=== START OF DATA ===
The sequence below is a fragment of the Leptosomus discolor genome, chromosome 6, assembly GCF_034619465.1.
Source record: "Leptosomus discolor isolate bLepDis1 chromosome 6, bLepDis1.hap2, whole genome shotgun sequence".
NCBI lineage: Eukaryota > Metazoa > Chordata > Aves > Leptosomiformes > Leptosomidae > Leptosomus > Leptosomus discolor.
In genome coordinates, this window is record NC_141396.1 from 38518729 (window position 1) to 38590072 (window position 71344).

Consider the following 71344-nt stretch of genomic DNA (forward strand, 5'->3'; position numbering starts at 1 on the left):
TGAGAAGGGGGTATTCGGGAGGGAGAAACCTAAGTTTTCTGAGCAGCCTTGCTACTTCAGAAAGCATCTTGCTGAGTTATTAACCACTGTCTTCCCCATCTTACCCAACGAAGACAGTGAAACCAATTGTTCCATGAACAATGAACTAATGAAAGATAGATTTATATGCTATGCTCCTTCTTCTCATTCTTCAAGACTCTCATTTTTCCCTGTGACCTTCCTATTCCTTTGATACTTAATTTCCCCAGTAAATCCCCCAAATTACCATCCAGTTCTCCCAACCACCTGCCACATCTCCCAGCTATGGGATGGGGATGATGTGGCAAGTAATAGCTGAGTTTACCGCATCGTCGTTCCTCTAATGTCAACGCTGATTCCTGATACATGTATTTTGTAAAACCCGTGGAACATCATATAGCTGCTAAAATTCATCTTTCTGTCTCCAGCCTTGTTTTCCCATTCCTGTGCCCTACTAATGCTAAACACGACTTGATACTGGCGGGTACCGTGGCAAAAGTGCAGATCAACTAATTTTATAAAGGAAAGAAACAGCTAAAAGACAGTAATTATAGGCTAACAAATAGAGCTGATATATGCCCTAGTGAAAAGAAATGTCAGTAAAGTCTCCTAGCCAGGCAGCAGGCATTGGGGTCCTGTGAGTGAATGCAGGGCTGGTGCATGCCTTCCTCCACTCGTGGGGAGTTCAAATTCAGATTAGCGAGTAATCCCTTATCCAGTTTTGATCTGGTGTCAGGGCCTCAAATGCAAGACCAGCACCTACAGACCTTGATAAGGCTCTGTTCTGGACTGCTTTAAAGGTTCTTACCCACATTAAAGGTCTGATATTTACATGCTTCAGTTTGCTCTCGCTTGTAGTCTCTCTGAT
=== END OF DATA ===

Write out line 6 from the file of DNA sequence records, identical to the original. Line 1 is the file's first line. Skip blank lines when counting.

TGAGAAGGGGGTATTCGGGAGGGAGAAACCTAAGTTTTCTGAGCAGCCTTGCTACTTCAGAAAGCATCTTGCTGAGTTATTAACCACTGTCTTCCCCATCTTACCCAACGAAGACAGTGAAACCAATTGTTCCATGAACAATGAACTAATGAAAGATAGATTTATATGCTATGCTCCTTCTTCTCATTCTTCAAGACTCTCATTTTTCCCTGTGACCTTCCTATTCCTTTGATACTTAATTTCCCCAGTAAATCCCCCAAATTACCATCCAGTTCTCCCAACCACCTGCCACATCTCCCAGCTATGGGATGGGGATGATGTGGCAAGTAATAGCTGAGTTTACCGCATCGTCGTTCCTCTAATGTCAACGCTGATTCCTGATACATGTATTTTGTAAAACCCGTGGAACATCATATAGCTGCTAAAATTCATCTTTCTGTCTCCAGCCTTGTTTTCCCATTCCTGTGCCCTACTAATGCTAAACACGACTTGATACTGGCGGGTACCGTGGCAAAAGTGCAGATCAACTAATTTTATAAAGGAAAGAAACAGCTAAAAGACAGTAATTATAGGCTAACAAATAGAGCTGATATATGCCCTAGTGAAAAGAAATGTCAGTAAAGTCTCCTAGCCAGGCAGCAGGCATTGGGGTCCTGTGAGTGAATGCAGGGCTGGTGCATGCCTTCCTCCACTCGTGGGGAGTTCAAATTCAGATTAGCGAGTAATCCCTTATCCAGTTTTGATCTGGTGTCAGGGCCTCAAATGCAAGACCAGCACCTACAGACCTTGATAAGGCTCTGTTCTGGACTGCTTTAAAGGTTCTTACCCACATTAAAGGTCTGATATTTACATGCTTCAGTTTGCTCTCGCTTGTAGTCTCTCTGAT